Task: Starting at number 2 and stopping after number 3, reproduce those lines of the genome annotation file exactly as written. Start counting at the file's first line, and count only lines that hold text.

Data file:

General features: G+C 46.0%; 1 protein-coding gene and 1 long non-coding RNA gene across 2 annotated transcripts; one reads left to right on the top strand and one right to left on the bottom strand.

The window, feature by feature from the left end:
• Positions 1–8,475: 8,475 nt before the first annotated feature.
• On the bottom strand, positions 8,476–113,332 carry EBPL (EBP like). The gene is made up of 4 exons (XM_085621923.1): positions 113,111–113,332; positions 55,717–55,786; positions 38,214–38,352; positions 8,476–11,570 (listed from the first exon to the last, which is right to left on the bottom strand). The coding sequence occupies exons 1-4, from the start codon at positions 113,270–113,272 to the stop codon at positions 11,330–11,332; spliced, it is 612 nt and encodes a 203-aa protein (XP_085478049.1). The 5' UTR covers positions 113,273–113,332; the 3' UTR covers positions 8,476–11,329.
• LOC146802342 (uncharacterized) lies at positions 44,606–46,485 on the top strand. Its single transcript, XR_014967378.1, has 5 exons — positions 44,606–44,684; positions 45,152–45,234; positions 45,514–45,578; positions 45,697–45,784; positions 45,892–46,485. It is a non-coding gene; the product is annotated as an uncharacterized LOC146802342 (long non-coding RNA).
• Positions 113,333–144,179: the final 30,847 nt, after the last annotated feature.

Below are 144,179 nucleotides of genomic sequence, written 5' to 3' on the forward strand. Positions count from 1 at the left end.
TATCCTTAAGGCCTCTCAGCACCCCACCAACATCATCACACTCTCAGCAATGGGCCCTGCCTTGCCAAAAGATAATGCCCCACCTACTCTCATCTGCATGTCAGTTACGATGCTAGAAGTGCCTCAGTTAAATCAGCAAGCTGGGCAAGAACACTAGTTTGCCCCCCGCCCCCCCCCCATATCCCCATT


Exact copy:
The window, feature by feature from the left end:
• Positions 1–8,475: 8,475 nt before the first annotated feature.